An inhibited temperament can be manifested as simple shyness or as social phobia and is perhaps related to the extreme social dysfunction often accompanying schizophrenia. Here, we present a methodology for selecting subjects and testing changes in social attraction in an animal model of behavioral timidity. In Experiment 1, randomly selected female rats were chronically administered either vehicle only, the conventional neuroleptic haloperidol (0.1 mg/kg) or atypical drugs sulpiride (65 mg/kg) or clozapine (18 mg/kg). The animals were tested over 3 weeks for changes in attraction to a social stimulus. Findings revealed a statistically significant decrease in social investigation in the haloperidol treated animals compared to controls but no significant differences among the other groups. Experiment 2 employed pretests to select behaviorally timid (BT) animals. Only female rats having little initial attraction to unfamiliar non-social and social stimuli were chosen to serve as subjects for the experiment using the same drug exposure regiments and behavioral measures used in experiment 1. Results with pre-selected BT animals indicated that clozapine treated animals significantly increased social investigation whereas chronic exposure to either sulpiride or haloperidol groups did not increase social investigation. Indeed, haloperidol appears to have magnified avoidance of social contact. That there were minimal differences between drug groups on a measure of non-social general activity points to the beneficial increases in investigation from clozapine being specific to social inhibition. Conclusions are that timidity may involve aspects of the serotonergic system uniquely influenced by clozapine, and the animal model of the second experiment may prove useful for studies of the biological underpinnings of behavioral timidity.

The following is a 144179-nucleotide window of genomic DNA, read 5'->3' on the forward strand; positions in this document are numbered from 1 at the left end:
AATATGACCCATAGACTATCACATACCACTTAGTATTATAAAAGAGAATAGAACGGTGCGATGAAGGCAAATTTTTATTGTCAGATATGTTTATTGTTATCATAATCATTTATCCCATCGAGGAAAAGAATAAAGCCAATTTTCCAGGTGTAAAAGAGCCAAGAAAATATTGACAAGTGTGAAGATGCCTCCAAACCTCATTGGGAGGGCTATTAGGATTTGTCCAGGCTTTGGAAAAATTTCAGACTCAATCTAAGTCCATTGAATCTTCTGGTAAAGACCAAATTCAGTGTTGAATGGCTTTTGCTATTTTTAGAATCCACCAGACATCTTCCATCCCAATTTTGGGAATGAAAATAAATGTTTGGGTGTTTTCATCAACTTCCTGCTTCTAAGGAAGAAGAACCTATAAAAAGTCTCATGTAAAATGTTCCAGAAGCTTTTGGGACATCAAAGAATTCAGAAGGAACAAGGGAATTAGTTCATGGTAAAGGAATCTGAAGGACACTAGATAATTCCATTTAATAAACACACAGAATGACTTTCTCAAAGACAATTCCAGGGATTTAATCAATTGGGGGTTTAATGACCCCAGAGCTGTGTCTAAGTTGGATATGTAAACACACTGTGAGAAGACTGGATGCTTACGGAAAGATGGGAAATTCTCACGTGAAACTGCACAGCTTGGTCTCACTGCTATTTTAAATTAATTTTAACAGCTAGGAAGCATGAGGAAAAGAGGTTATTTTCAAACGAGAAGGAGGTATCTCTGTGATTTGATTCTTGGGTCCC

- Animal model
- Inhibited temperament